Upcoming Events Winter 2021


The English Department is pleased to host four distinguished literary and scholarly speakers in Winter 2021, in addition to our Black Writing in Canada Series. All events are public and will be held on Zoom with pre-registration required. Closed captioning will be available for all events.

With financial assistance from the League of Canadian Poets and The Canada Council for the Arts through The Writers' Union of Canada.


Literary Readings and Discussions

Souvankham Thammavongsa: Short Stories Reading & Discussion

With the financial support of The Writers Union of Canada through the Canada Council for the Arts

Tuesday, February 23, 2021 from 11:30 - 12:30pm

Zoom Meeting Registration Link:

Souvankham Thammavongsa is the author of four acclaimed poetry books and the short story collection How to Pronounce Knife, winner of the 2020 Scotiabank Giller prize, a New York Times Editors' Choice, a TIME 100 Must-Read Books of 2020, out now with McClelland & Stewart (Canada), Little, Brown (U.S.), and Bloomsbury (U.K.). Her stories have won an O. Henry Award and appeared in Harper's Magazine, The Paris Review, The Atlantic, Granta, NOON, Journey Prize Stories 2016, Best American Nonrequired Reading 2018, O. Henry Prize Stories 2019, and Best Canadian Stories 2020. She was born in the Lao refugee camp in Nong Khai, Thailand, and was raised and educated in Toronto where she now lives. She is also the 2021 University of Winnipeg Carol Shields Writer-in-Residence.

Rita Wong Reading & Discussion

With the financial support of the League of Canadian Poets

Tuesday, March 16, 2021 from 11:30-12:30pm

Zoom Meeting Registration Link:

Rita Wong lives and works on unceded Coast Salish territories, also known as Vancouver. Dedicated to questions of water justice, decolonization, and ecology, she is the author of monkeypuzzle (Press Gang, 1998), forage (Nightwood Editions, 2007), sybil unrest (Line Books, 2008, with Larissa Lai), undercurrent (Nightwood Editions, 2015), and perpetual (Nightwood Editions, 2015, with Cindy Mochizuki), as well as the co-editor of downstream: reimagining water (Wilfrid Laurier University Press, 2016, with Dorothy Christian). Beholden (Talonbooks, 2019), co-written with Fred Wah, was short-listed for the 2019 BC Book Prize and the Dorothy Livesay Poetry Prize.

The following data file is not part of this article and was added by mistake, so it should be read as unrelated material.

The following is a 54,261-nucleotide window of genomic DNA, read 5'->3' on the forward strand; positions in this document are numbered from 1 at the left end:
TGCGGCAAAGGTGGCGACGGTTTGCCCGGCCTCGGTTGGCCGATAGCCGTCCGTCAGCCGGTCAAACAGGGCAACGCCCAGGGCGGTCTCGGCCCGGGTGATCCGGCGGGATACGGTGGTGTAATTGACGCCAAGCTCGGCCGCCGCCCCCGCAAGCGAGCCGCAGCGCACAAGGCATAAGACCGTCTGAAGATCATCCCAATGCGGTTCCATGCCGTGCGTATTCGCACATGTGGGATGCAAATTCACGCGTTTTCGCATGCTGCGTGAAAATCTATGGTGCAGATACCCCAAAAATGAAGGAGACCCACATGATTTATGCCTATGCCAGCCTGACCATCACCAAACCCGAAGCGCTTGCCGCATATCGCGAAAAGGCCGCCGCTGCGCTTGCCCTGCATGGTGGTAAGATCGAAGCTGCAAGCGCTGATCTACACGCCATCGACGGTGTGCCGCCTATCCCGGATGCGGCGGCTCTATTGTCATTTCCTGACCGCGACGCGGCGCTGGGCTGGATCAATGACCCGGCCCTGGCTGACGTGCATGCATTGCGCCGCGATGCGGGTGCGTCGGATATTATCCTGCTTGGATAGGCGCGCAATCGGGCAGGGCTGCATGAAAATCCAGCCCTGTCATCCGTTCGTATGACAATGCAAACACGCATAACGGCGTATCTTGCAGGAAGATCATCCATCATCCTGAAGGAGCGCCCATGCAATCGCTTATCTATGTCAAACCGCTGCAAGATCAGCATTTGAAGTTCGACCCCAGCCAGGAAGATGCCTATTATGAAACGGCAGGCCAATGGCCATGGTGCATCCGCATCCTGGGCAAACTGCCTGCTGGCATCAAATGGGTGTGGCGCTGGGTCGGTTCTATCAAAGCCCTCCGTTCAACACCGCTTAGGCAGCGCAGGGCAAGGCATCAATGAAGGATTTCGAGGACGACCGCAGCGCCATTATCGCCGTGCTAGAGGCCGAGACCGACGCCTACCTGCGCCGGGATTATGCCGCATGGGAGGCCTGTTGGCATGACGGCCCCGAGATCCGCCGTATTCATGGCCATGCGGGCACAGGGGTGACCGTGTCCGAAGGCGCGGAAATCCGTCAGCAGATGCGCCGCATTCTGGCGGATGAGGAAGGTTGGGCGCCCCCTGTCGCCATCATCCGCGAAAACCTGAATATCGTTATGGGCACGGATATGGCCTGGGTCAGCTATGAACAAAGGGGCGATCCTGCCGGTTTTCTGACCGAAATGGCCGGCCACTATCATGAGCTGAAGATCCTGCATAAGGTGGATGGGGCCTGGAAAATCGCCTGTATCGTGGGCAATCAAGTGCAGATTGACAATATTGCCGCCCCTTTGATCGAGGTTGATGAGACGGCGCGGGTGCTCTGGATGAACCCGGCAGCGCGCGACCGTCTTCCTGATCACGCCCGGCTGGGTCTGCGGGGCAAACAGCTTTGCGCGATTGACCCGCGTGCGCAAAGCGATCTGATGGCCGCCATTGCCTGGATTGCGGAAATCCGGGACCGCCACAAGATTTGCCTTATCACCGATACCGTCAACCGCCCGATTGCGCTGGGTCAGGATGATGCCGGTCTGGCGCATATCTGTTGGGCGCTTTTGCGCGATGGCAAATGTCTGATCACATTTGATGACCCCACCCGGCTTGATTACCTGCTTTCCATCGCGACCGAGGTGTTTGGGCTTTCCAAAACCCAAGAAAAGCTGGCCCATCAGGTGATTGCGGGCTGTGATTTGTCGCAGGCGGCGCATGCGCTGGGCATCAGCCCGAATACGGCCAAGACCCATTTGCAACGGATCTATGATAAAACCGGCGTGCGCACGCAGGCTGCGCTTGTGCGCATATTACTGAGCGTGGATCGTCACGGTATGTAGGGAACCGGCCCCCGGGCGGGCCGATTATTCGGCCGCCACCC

Scholarly Presentations and Discussions


Dr. David Sterling Brown

"Policing Whiteness in Shakespearean Drama"

Wednesday, March 17, 2021 from 12:30 - 1:30pm

Zoom Meeting Registration Link:

David Sterling Brown—a Shakespeare and premodern critical race studies scholar—is Assistant Professor of English at Binghamton University, SUNY, and a member of the Race Before Race conference series executive board. He has been featured in the Folger Shakespeare Library’s Shakespeare Unlimited podcast series (episode 155) and their 2020-2021 Critical Race Conversations series. His antiracist scholarship, which centers on how racial ideologies develop and circulate in and beyond the early modern period, is published or forthcoming in Radical Teacher, Literature Compass, Shakespeare Studies, The Hare, White People in Shakespeare, Shakespeare Studies, Hamlet: The State of Play, The Sundial, Titus Andronicus: The State of Play, Shakespeare Bulletin and other venues. His forthcoming book project examines whiteness and how the Du Boisian color-line operates in Shakespearean drama.


Dr. April Langley

"Wheatley's Word Power: #blackwomenswordmatter"

Monday, March 29, 2021 from 12:30 - 1:30pm

Zoom Meeting Registration Link:

April Langley is an Associate Professor in the Departments of Black Studies and English at the University of Missouri-Columbia, where she currently serves as the department chair of Black Studies. She is also an affiliate in the departments of Religious Studies and Women and Gender Studies. Langley specializes in eighteenth- and nineteenth-century African American and American Literature and Theory. Her courses include such topics as early black narrative forms (conversion, captivity, slave narration, travel, and spiritual autobiography), eighteenth-century Afro-British American poetics, and nineteenth-century black women writers. Her interdisciplinary research integrates African Diaspora literature, African, American and African American Studies, and Black Feminist/Womanist theory and criticism. Her book, The Black Aesthetic Unbound: Theorizing the Dilemma of Self and Identity in Eighteenth-Century African American Literature (Ohio State University Press), explores the culturally specific African origins of the eighteenth-century Afro-British American literary and cultural self through a conceptualization of the dilemma posed by competing African, American, and British cultural identities. https://blackstudies.missouri.edu/people/langley